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All About Bourbon Whiskey

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Gary Regan would probably classify that under New Orleans Sours.  There is a drink called the Lola Martini which consists of OP vodka, triple sec, cranberry juice, lime juice, and elderflower syrup.  Although it doesn't have bitters, there are at least six drinks in his New Orleans Sours list that do include bitters.

Yeah he bases the NO Sours after the Crusta, which originates there, though I think Dr. Wondrich makes an excellent case for those drinks being derived from the Daisy category in Imbibe! I like Joy of Mixology as a teaching tool, but I feel like the 'families' are too limiting and often devolve into sort of not making sense at times (Squirrels, anyone?).


Andy Arrington

Journeyman Drinksmith

Twitter--@LoneStarBarman

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I still like to maintain that sours+bitters = Crustas, eg Pegu Club and the like, even without the defining "crust" of sugar.

FWIW, I think the whole point of the Crusta, as opposed to the Sour, was that it only had an accent of citrus--it was basically an old-school Cocktail with just enough lemon juice (say, a barspoon) to give it a flavor of lemon, without any of the attendant sourness.

I think if one had to choose a model-drink for the Spirit+Sour+Bitters class (assuming it's strictly necessary to stake off yet another category), there would be no better candidate than the Pegu Club itself, particularly since it's a non-American drink. As far as I can tell, the bittered Sour wasn't a pattern that pre-Prohibition American bartenders turned to when inventing drink. A quick look through a couple of the cocktail compendia from the teens oly turns up the Raymond Hitchcocktail, and that uses orange juice instead of lemon or lime.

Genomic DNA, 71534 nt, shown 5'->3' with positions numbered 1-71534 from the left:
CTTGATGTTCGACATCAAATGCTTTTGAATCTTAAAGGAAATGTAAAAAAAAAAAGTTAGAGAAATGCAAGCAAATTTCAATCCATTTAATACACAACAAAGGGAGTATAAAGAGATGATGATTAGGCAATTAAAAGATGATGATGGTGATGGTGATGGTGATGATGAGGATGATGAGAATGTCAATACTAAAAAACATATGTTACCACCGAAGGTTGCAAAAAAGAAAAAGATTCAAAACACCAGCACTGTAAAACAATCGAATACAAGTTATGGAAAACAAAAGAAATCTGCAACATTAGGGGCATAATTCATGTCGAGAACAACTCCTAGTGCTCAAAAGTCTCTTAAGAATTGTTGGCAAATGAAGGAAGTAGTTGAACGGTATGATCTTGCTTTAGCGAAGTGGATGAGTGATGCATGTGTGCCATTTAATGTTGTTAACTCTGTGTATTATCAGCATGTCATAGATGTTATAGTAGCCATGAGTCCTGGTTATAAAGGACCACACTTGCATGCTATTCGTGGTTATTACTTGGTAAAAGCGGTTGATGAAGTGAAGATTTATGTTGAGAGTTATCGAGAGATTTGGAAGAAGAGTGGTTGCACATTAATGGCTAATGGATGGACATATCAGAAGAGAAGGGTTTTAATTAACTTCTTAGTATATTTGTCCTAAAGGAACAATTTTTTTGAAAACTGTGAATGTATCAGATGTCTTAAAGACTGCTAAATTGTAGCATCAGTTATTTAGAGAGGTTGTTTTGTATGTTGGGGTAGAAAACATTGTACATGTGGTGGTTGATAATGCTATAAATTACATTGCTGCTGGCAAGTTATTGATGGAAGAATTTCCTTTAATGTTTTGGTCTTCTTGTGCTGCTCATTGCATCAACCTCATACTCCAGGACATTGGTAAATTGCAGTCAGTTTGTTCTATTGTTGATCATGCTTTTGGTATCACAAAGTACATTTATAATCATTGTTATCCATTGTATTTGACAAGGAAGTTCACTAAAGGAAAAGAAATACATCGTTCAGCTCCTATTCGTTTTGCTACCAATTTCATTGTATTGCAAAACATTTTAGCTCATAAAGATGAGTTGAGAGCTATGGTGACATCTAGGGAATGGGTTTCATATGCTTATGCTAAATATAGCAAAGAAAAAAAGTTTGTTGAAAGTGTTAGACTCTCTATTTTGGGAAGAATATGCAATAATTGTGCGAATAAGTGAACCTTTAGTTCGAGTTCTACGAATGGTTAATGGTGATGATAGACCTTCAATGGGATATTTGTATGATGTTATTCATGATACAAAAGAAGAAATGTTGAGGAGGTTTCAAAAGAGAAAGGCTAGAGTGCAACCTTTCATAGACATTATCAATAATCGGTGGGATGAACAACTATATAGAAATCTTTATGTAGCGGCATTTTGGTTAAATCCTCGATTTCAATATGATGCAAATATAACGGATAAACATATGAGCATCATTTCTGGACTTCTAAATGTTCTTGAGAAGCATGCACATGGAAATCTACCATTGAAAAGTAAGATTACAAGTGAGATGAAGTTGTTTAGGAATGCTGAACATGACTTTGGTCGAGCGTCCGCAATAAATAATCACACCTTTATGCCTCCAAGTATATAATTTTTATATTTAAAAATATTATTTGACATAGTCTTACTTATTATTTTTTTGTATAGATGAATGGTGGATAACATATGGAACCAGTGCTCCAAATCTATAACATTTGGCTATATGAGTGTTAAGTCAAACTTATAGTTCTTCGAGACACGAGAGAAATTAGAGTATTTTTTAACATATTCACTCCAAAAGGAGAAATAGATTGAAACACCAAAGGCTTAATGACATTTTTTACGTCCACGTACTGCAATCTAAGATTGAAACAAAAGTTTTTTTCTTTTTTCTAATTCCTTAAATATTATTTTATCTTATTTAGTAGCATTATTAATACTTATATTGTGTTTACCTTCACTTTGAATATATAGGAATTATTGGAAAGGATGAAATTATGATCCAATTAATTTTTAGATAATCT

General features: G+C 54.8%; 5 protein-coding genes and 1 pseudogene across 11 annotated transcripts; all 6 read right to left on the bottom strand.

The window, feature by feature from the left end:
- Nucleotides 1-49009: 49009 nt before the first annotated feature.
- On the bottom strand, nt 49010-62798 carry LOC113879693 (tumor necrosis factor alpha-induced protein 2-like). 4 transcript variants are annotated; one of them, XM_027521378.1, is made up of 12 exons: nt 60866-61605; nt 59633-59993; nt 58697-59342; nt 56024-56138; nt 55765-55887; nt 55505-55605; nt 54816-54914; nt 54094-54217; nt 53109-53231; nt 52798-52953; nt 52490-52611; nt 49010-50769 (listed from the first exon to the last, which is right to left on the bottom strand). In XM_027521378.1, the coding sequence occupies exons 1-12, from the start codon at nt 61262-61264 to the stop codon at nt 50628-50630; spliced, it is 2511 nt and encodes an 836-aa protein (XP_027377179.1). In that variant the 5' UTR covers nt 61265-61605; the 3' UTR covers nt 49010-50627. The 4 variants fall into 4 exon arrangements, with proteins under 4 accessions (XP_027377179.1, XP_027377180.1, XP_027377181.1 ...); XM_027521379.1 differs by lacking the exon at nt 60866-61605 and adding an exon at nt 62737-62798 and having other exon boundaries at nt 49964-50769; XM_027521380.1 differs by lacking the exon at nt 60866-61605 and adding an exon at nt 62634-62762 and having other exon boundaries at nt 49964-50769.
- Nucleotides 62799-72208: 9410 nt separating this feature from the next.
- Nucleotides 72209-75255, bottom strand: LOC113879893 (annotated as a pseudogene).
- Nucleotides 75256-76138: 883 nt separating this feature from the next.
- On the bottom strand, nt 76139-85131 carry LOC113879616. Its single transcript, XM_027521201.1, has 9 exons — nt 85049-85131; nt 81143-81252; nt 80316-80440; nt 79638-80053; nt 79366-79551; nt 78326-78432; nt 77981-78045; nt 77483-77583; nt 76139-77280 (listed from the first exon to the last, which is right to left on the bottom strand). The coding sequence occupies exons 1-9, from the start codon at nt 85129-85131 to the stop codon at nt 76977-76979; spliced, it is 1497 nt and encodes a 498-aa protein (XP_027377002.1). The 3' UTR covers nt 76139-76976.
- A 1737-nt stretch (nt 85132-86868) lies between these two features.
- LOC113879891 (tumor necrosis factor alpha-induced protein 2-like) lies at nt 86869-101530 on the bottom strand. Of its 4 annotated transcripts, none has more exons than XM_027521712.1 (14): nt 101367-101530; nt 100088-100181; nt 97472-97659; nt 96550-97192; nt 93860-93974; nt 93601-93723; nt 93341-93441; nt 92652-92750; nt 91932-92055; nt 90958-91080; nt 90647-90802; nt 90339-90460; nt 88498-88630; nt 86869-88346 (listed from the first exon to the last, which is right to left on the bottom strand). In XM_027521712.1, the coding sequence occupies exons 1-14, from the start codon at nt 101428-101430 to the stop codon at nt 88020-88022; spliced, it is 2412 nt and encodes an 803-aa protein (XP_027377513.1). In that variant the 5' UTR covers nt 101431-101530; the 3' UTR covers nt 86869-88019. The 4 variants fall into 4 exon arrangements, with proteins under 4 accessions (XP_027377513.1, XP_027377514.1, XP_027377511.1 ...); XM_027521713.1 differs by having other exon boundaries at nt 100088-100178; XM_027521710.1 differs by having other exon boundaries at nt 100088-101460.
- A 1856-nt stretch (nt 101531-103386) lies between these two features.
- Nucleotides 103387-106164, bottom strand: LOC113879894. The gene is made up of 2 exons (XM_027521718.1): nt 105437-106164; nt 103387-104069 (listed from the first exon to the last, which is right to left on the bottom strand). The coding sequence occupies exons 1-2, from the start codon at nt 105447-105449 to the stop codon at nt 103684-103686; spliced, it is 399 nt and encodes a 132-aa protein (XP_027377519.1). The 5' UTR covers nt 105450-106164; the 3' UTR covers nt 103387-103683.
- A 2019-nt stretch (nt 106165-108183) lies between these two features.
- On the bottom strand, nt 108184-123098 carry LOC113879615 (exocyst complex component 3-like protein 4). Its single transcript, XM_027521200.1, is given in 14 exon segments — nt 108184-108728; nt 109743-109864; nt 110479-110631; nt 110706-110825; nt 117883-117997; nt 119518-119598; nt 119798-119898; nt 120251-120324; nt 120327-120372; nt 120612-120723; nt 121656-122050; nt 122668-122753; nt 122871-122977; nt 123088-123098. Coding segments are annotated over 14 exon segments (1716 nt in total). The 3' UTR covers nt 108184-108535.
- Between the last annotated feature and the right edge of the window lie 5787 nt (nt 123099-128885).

aka David Wondrich

There are, according to recent statistics, 147 female bartenders in the United States. In the United Kingdom the barmaid is a feature of the wayside inn, and is a young woman of intelligence and rare sagacity. --The Syracuse Standard, 1895

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I still like to maintain that sours+bitters = Crustas, eg Pegu Club and the like, even without the defining "crust" of sugar.

FWIW, I think the whole point of the Crusta, as opposed to the Sour, was that it only had an accent of citrus--it was basically an old-school Cocktail with just enough lemon juice (say, a barspoon) to give it a flavor of lemon, without any of the attendant sourness.